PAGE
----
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Plastic pollution effects | Destroying marine wildlife

Discussed different Plastic pollution effects   and also know what can we do . It affects the ocean, destroying marine wildlife, modern life...

Discussed different Plastic pollution effects and also know what can we do. It affects the ocean, destroying marine wildlife, modern life, and nature. Plastic, as we know it has only been widely used since Tupperware.

Plastic pollution effects


It was invented in the 1940s. But now it is nearly impossible to go a day without it. And as useful as it is, it also causes some serious problems. It is one of the main reasons for water pollution

Plastic pollution effects

Maybe you have heard about these things, turtles caught in six-pack rings, garbage patches as large as Texas, and beaches with more plastic debris than sand. After all, millions of tons of this thing end up in our oceans every year. There are some consequences of plastic pollution that might still surprise everyone.

For one, this can emit greenhouse gases forever not just during the making and disposing of them. Plastic is basically just a long chain of molecules, and when it’s exposed to sunlight, UV radiation starts to break that chain down into smaller molecules like methane and ethylene, in a process called off-gassing. Both of these are greenhouse gases, but methane is especially bad because it’s 25 times better at trapping heat in our atmosphere than carbon dioxide.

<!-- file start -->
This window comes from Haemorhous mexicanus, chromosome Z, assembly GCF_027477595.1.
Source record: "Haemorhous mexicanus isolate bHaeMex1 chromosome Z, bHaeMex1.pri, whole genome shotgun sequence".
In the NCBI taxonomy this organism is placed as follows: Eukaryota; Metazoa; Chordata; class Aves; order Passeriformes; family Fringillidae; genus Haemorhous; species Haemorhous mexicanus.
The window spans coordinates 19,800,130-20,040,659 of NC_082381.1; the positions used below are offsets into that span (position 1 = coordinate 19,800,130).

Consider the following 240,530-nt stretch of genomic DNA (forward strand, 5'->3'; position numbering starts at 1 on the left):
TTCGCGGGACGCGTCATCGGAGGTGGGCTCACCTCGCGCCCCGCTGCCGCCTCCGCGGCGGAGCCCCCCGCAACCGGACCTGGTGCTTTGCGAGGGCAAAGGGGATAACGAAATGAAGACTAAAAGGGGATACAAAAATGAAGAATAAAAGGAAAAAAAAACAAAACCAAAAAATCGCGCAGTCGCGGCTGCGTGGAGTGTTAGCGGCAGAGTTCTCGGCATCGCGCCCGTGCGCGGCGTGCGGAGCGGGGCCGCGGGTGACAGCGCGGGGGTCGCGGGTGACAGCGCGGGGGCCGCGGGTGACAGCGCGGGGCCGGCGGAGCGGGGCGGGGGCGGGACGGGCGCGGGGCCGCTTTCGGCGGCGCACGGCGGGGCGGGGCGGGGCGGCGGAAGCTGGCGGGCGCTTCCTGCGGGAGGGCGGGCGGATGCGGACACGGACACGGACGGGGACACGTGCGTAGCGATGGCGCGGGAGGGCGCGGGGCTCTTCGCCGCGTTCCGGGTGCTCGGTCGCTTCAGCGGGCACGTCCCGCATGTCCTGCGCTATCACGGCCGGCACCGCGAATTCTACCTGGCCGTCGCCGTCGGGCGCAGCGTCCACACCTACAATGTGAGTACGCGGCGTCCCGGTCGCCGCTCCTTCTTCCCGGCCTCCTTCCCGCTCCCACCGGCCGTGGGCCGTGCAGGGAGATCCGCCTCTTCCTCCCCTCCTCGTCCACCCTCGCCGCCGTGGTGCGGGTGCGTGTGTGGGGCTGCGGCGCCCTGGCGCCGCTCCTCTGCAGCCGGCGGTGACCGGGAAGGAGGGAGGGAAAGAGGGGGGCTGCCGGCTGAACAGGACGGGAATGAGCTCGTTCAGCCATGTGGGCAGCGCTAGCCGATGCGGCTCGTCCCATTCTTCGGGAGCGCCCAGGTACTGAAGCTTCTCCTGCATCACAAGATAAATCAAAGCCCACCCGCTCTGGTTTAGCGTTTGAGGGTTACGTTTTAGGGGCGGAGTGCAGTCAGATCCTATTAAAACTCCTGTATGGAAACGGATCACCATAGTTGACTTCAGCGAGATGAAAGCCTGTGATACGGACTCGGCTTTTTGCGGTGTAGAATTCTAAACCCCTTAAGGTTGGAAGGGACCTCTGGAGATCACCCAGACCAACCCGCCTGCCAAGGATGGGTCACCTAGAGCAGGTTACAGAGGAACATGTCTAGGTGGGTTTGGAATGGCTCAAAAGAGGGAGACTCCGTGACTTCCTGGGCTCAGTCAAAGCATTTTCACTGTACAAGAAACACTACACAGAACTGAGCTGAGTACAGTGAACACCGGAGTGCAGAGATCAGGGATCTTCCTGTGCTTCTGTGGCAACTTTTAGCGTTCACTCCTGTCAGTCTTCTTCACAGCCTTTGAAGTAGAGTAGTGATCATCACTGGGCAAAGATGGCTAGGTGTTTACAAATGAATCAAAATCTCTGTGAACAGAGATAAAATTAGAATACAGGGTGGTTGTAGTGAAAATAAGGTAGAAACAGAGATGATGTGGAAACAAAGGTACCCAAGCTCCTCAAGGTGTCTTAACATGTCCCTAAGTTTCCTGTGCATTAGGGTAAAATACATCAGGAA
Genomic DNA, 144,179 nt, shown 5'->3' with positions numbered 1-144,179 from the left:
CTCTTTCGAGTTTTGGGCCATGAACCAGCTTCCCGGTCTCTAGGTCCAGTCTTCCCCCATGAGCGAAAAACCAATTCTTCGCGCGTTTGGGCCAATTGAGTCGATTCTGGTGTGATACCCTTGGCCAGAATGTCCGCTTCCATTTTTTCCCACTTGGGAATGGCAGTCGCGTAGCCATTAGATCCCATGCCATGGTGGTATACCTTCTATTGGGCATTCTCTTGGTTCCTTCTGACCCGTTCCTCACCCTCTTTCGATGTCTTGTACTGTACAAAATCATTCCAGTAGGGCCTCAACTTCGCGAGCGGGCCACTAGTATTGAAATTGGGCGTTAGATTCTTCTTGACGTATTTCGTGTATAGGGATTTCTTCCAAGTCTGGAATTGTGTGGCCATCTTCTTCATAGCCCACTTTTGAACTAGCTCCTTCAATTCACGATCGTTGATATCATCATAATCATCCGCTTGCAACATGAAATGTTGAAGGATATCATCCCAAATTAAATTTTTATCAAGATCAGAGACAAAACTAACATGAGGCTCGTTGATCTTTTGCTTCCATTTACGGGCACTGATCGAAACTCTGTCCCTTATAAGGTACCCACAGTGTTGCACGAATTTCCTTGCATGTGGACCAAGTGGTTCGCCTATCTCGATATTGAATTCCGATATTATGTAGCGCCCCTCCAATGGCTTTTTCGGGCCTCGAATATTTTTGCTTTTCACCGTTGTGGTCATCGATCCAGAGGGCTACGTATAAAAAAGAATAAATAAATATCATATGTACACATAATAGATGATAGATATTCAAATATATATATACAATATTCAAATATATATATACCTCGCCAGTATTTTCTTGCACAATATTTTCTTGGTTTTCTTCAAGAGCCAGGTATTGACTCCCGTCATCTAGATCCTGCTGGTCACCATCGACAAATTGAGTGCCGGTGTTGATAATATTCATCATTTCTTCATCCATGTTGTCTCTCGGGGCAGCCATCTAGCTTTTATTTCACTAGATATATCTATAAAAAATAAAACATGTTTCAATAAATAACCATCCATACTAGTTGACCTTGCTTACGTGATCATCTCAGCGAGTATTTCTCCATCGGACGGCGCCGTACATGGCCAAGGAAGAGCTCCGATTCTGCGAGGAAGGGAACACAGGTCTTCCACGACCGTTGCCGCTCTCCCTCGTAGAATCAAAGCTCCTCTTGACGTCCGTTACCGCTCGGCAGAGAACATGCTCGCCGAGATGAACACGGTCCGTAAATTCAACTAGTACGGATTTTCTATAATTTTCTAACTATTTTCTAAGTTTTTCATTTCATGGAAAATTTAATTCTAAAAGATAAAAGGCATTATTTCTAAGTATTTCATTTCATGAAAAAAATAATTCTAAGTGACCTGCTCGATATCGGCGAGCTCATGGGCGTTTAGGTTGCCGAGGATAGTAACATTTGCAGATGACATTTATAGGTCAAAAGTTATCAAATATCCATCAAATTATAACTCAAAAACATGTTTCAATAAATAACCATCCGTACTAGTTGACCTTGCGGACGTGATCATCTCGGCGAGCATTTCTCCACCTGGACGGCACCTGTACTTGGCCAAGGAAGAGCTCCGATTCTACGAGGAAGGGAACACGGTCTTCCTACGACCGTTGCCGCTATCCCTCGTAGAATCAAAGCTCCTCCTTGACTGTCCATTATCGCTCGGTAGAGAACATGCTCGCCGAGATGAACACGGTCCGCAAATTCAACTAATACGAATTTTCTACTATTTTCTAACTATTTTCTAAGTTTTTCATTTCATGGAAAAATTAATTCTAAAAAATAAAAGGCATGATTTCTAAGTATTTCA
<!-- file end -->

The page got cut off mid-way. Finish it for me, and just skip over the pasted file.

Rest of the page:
And as it breaks down, the problem actually gets worse, not better. Researchers have found that, as more surfaces get exposed, there’s a huge increase in the release of gases. As an example, a common plastic called LDPE (Low-density polyethylene) releases methane gas 488 times quicker in a powdered form than in pellet form.